For the second year, the Mothers of East L.A. have planted what they hope are seeds of long-term community growth by awarding scholarships to nearly 40 students who share that vision.
In a ceremony last week co-hosted by City Atty. James Hahn, the nonprofit group doled out scholarships that ranged from $300 to $1,000 to high school and college students who demonstrated financial need and, more importantly, a goal of enriching East L.A. and other Latino communities.
"I want to have a pediatrician practice here," said Rosie Vasquez, a Bell Gardens High School graduate who will attend Whittier College as a pre-med student in the fall.
"We need more Latino doctors, particularly women doctors. It's not only a dream for me, it's a dream for my family as well."
Though it puts a premium on giving back, the scholarship program seeks to help all students who apply.
The philosophy behind that is to cast as wide a net as possible among young people who may not get the encouragement they need to put their best faces forward, said Beatriz Mojarro, a member of Mothers of East L.A.
Mothers of East L.A. project director Elsa Lopez said that 39 out of 44 applicants got scholarships this year chiefly because not enough funds were available.
"As long as they have financial need, we try to help them," Lopez said.
"We were lower on donors this year, so we had to be a little more selective with monies. We also had more applications this year, which meant more scholarships."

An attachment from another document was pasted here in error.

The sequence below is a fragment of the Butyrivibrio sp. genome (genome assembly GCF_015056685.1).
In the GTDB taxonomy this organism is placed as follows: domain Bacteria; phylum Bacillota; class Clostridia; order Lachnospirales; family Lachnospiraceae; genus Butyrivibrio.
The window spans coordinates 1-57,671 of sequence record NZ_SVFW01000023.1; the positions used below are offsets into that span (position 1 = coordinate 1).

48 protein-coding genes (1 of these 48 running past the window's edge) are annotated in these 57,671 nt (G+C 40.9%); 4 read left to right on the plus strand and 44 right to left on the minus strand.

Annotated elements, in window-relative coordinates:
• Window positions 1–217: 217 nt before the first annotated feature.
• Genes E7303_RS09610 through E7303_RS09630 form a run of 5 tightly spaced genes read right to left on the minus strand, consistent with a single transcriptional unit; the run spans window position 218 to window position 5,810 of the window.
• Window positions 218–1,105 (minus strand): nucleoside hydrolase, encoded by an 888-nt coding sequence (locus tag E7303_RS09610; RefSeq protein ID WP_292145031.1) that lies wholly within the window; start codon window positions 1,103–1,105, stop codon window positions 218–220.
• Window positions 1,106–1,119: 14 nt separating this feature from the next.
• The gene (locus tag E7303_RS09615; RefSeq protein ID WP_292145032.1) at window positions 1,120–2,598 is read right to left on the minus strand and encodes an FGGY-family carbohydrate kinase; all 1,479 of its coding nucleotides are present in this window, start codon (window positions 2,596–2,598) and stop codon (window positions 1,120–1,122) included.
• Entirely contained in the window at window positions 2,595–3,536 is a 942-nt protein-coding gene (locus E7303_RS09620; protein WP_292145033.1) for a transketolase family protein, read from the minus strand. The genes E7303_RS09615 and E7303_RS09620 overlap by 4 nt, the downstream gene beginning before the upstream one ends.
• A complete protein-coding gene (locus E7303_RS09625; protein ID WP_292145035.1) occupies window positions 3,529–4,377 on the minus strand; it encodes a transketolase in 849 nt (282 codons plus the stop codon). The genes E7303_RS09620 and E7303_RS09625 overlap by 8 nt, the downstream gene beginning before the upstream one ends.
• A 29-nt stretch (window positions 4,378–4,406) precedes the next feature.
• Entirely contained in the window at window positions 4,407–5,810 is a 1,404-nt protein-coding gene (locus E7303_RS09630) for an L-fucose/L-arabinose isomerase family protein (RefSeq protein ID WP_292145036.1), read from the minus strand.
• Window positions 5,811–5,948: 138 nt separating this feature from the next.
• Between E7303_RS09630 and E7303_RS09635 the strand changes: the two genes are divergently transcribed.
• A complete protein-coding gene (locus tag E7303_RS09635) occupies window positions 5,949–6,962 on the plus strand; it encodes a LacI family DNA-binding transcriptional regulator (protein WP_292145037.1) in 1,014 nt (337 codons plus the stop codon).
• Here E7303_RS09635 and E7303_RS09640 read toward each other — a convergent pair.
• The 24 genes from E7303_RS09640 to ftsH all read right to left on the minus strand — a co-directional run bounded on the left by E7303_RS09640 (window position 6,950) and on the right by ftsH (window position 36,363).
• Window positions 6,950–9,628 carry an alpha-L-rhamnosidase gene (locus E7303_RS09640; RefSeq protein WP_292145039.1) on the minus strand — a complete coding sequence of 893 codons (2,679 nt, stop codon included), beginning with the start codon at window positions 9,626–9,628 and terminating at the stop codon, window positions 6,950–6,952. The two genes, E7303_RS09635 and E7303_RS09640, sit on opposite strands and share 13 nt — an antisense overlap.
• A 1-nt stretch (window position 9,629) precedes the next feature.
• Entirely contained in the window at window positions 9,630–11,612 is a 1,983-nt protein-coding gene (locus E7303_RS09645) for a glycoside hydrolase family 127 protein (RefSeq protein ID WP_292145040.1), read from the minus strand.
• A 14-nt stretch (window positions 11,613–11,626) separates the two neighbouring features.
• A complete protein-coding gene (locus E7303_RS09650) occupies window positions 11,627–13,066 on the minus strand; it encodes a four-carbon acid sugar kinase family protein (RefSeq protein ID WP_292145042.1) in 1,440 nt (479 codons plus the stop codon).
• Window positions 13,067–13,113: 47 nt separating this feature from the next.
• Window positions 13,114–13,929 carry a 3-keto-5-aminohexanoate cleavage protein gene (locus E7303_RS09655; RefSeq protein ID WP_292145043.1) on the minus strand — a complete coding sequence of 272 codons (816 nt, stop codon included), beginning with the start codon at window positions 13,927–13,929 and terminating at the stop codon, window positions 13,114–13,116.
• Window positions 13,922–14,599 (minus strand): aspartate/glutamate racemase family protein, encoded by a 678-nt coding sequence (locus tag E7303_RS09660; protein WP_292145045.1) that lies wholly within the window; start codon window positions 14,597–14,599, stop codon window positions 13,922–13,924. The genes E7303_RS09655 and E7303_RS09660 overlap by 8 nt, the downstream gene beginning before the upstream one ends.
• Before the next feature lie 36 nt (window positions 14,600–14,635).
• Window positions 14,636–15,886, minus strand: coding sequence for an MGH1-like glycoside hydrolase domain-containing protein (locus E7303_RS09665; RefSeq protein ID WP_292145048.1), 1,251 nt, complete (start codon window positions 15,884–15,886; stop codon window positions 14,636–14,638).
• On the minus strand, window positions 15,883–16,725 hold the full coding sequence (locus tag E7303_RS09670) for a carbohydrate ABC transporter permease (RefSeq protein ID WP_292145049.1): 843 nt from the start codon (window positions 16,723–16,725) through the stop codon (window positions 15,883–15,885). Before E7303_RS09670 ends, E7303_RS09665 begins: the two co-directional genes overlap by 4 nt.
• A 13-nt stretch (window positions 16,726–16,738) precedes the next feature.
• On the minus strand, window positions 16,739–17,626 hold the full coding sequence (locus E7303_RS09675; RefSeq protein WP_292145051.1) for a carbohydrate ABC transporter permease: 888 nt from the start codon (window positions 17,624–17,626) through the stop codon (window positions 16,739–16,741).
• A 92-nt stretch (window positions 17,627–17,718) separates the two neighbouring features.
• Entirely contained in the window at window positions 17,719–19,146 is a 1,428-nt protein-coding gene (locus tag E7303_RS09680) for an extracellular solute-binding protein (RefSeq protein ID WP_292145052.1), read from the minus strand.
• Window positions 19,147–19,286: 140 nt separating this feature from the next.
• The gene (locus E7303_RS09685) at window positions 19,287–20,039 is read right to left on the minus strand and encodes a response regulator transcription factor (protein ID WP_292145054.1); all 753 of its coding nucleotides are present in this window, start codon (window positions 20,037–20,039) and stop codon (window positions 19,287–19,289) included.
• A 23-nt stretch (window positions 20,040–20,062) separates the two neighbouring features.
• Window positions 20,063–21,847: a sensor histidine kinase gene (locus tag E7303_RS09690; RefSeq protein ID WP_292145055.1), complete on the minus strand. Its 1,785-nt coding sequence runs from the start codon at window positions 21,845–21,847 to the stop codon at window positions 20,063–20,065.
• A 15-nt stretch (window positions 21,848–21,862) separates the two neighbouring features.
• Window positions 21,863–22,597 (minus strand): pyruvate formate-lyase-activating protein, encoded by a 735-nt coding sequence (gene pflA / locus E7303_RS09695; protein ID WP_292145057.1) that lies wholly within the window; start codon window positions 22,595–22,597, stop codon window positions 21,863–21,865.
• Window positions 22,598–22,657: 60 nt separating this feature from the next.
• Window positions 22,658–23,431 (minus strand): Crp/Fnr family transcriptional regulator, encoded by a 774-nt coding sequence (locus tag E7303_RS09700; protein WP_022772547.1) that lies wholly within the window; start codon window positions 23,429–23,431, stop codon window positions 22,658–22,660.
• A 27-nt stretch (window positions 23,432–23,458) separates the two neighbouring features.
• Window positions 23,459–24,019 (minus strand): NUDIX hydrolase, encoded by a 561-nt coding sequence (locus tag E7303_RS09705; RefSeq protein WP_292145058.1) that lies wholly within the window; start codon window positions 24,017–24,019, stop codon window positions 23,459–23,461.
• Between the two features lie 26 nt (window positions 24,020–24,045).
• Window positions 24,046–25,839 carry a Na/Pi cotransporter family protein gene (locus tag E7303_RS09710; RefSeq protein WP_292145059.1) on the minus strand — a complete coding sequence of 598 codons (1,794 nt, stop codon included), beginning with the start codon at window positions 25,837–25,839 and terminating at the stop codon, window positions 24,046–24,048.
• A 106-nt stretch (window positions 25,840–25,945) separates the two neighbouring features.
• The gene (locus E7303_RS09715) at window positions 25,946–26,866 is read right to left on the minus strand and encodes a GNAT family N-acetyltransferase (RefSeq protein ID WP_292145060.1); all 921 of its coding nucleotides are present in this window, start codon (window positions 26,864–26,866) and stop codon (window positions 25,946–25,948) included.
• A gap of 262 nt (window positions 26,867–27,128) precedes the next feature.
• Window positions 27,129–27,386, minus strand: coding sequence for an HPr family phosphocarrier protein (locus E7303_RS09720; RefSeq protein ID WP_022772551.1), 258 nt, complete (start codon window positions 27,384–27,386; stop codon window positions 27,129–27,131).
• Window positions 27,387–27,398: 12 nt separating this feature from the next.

The group funds its scholarship program through corporate, private and individual donations. Whatever they can give, Mojarro said, is another step forward.
Ten years ago, the group formed as a small grass-roots organization to fight a proposed prison on the Eastside.
Now, Mothers of East L.A. boasts 300 members and covers many more community issues, from environmental concerns to job placement.
In 1992, they began a pilot water conservation program with the Department of Water and Power offering free low-flush toilets to the public. That program, which was subsequently adopted by other community groups, has provided funds for the group's latest effort: the scholarship fund.
It came just in time for scholarship recipient Damian Deveze.
The 19-year-old Schurr High graduate came to Los Angeles from Mexico on his own three years ago and worked a succession of odd jobs--from carpet salesman to gardener--in order to survive.
A friend he was living with in Northern California put him out after a squabble, and Deveze had nowhere to go; at the urging of a relative, he came to live in Monterey Park.
With no knowledge of English, he started out at Schurr in Montebello in English as a second language classes, but progressed quickly enough to convince his counselor to put him in regular courses.
With a 3.82 grade point average in his senior year and admission to UC Santa Barbara, Deveze said all he needed was a financial boost.
"This will help me go to school, to pay for the UCSB orientation program," said Deveze of his $1,000 scholarship.
He said he is planning to major in Spanish and computer science, and eventually wants to work building better relations among Latinos of all nationalities and backgrounds.
"There's a lot of tension, a lot of stereotypes just within the community," he said. "We're not all gang-bangers and baby-makers. I want to promote understanding not just among Mexicans, not one community, but everyone."